The seconds are indicated on the display with a quiff. 30 “means that the exposure time is set to 30 seconds. If these quotes are missing, it is 1/30 seconds, which of course is many times shorter than 30 seconds.

For night shots with very little ambient light, however, exposure times of more than 30 seconds are often necessary. This is where the Bulb mode comes into play. The amount of incidence of light and thus also the length of the necessary exposure can also be regulated with the use of the aperture.

An exposure time of 4–8 seconds is a good choice to start with.

The bulb function

The bulb function is another manual mode and is usually identified with the letter "B". It is used to increase the exposure time over a period of 30 seconds. Some camera manufacturers do not assign an extra mode “B” under the image mode. Here you can increase the exposure time in "M" mode until you reach the bulb mode beyond the maximum exposure of 30 seconds. In contrast to the conventional manual mode "M", the shutter speed cannot be set to a specific value here, but is always set to the value Bulb. In this case, bulb means that the camera exposes as long as the shutter button is pressed.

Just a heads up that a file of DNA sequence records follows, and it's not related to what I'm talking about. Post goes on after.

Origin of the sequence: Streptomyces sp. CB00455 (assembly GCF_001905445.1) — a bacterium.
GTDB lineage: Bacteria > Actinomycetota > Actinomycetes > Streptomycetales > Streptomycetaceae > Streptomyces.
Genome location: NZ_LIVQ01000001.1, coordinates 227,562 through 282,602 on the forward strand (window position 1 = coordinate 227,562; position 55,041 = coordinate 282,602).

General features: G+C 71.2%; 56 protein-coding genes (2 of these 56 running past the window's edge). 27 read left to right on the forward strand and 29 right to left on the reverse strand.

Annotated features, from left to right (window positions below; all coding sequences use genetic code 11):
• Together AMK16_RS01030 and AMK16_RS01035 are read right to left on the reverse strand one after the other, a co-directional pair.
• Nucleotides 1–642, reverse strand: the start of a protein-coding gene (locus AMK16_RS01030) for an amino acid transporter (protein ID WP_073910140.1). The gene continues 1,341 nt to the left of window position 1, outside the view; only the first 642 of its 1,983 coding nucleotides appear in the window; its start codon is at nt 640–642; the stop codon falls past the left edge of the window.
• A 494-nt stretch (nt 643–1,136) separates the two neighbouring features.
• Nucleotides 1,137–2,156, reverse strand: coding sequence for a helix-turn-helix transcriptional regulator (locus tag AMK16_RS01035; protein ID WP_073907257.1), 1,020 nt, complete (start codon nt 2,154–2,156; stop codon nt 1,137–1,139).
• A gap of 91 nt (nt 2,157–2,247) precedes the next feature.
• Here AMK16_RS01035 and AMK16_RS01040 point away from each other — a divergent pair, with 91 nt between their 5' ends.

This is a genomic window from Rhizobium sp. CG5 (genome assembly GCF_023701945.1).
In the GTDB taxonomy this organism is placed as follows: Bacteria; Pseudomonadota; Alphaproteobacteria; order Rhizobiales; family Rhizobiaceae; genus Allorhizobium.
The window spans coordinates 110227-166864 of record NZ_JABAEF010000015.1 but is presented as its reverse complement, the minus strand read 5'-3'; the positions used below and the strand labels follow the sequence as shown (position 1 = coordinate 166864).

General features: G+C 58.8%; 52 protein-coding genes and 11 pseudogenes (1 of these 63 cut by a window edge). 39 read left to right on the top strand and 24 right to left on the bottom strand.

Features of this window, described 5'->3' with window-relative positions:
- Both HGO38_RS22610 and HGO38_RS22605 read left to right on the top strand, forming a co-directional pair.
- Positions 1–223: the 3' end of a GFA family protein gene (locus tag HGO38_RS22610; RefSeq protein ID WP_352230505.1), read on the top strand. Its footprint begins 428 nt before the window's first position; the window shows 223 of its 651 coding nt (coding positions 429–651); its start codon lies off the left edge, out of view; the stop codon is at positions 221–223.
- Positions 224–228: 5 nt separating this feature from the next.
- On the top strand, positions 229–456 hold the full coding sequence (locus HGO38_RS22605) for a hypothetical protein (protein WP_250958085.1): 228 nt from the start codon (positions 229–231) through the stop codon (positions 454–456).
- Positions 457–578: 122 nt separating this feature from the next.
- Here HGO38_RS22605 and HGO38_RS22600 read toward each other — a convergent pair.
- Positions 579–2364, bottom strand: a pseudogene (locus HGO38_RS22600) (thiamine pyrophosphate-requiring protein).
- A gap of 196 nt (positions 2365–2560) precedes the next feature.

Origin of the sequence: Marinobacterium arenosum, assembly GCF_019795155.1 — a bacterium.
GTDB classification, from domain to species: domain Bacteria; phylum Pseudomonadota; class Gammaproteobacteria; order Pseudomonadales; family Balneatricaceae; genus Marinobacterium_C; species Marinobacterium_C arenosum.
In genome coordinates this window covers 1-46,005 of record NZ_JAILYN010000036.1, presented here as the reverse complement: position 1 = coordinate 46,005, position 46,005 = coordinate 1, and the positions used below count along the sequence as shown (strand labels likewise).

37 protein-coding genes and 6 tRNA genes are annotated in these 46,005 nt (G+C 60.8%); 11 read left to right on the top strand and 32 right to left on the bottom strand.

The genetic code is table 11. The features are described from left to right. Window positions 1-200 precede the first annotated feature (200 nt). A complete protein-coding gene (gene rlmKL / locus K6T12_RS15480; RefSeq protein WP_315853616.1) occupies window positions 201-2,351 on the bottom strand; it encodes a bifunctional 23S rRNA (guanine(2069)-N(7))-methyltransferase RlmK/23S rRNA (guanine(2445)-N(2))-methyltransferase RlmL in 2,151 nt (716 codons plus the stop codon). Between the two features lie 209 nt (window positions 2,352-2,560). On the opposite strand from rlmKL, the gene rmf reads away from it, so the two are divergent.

With some camera manufacturers, you can choose whether the camera exposes as long as the shutter release button is pressed, or whether you want to start or end the exposure time by briefly pressing the shutter release button. With the help of the bulb function, it is possible to achieve very long exposure times that extend beyond the normal period of 30 or 60 seconds. When using the bulb function, it is very helpful to use a remote release so that you do not have to press the camera shutter continuously during an exposure and thus avoid camera shake. When using a remote release, you then also have the option of permanently pressing the release button, letting it click into place or starting and ending the exposure time with a short press.